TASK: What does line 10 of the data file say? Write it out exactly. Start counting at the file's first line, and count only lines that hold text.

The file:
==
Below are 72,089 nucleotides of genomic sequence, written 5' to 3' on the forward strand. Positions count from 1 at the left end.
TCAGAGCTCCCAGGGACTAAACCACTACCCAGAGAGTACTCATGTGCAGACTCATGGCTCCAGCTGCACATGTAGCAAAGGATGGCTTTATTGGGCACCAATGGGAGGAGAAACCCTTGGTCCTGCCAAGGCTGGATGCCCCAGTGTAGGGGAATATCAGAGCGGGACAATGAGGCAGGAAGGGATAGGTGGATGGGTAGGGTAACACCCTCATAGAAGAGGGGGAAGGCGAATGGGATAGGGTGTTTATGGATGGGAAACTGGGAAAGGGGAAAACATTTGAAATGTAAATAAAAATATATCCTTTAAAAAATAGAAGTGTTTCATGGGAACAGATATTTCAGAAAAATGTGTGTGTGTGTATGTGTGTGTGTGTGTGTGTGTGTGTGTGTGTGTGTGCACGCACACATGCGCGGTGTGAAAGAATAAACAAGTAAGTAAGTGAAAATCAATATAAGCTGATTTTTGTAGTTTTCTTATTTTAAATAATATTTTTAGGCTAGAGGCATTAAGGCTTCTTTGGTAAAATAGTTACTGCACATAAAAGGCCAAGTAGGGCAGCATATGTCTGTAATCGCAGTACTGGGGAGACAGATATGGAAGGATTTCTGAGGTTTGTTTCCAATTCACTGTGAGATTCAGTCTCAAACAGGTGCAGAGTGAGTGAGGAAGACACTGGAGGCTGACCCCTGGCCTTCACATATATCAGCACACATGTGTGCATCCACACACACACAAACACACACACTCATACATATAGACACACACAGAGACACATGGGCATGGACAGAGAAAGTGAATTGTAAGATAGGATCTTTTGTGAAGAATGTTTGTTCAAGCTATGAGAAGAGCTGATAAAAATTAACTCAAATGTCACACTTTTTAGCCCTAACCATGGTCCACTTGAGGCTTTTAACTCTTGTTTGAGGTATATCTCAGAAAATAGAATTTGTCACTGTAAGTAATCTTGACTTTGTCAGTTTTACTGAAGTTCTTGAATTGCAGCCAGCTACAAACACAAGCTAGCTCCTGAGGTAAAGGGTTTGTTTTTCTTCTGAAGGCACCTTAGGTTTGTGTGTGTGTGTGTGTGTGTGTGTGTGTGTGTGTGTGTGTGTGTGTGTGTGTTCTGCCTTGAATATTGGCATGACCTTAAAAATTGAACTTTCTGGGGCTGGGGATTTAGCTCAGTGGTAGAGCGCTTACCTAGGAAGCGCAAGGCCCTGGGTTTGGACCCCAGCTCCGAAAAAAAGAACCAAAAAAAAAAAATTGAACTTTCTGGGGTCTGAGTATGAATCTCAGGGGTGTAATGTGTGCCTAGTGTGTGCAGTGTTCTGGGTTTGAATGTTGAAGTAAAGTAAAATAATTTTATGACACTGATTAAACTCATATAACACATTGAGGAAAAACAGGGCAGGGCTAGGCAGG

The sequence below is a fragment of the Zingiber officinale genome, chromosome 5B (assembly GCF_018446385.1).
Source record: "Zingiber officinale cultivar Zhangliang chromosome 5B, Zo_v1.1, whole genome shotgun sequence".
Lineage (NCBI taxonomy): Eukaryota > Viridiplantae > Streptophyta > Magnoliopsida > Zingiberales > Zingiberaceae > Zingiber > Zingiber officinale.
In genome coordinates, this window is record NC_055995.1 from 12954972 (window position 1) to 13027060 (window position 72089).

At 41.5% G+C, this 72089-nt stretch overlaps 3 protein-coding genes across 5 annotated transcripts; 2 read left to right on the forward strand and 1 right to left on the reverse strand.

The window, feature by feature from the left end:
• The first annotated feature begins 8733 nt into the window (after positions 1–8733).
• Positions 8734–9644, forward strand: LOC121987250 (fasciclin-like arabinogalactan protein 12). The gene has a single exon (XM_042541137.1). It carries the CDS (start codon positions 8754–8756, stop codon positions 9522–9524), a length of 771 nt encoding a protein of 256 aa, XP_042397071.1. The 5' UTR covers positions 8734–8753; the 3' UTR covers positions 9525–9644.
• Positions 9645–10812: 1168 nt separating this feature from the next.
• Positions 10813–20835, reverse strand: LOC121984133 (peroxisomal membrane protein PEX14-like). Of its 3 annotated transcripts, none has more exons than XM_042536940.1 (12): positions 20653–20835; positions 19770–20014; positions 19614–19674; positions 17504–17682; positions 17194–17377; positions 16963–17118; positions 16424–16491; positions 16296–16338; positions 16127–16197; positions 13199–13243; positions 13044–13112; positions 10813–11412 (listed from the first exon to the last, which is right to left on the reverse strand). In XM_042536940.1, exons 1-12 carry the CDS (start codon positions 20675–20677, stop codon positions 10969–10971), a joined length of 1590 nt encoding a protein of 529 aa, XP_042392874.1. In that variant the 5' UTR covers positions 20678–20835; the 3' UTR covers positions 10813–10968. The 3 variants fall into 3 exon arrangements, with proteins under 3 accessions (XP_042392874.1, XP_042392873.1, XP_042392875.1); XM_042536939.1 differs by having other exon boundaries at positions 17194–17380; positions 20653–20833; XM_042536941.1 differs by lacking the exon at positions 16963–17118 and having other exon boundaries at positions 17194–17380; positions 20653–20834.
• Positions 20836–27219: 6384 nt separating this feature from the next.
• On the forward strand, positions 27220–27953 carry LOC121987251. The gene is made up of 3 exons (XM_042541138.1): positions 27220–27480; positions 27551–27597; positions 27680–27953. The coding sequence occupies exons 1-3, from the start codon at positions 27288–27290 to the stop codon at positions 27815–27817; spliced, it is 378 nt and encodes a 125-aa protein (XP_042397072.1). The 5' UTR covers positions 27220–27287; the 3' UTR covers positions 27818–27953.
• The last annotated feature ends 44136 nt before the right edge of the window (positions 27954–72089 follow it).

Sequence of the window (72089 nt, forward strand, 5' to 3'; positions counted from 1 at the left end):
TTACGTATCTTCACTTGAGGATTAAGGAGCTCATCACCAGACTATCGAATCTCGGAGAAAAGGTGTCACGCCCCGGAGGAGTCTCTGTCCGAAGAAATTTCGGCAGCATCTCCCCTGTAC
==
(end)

• Positions 8734–9644, forward strand: LOC121987250 (fasciclin-like arabinogalactan protein 12). The gene has a single exon (XM_042541137.1). It carries the CDS (start codon positions 8754–8756, stop codon positions 9522–9524), a length of 771 nt encoding a protein of 256 aa, XP_042397071.1. The 5' UTR covers positions 8734–8753; the 3' UTR covers positions 9525–9644.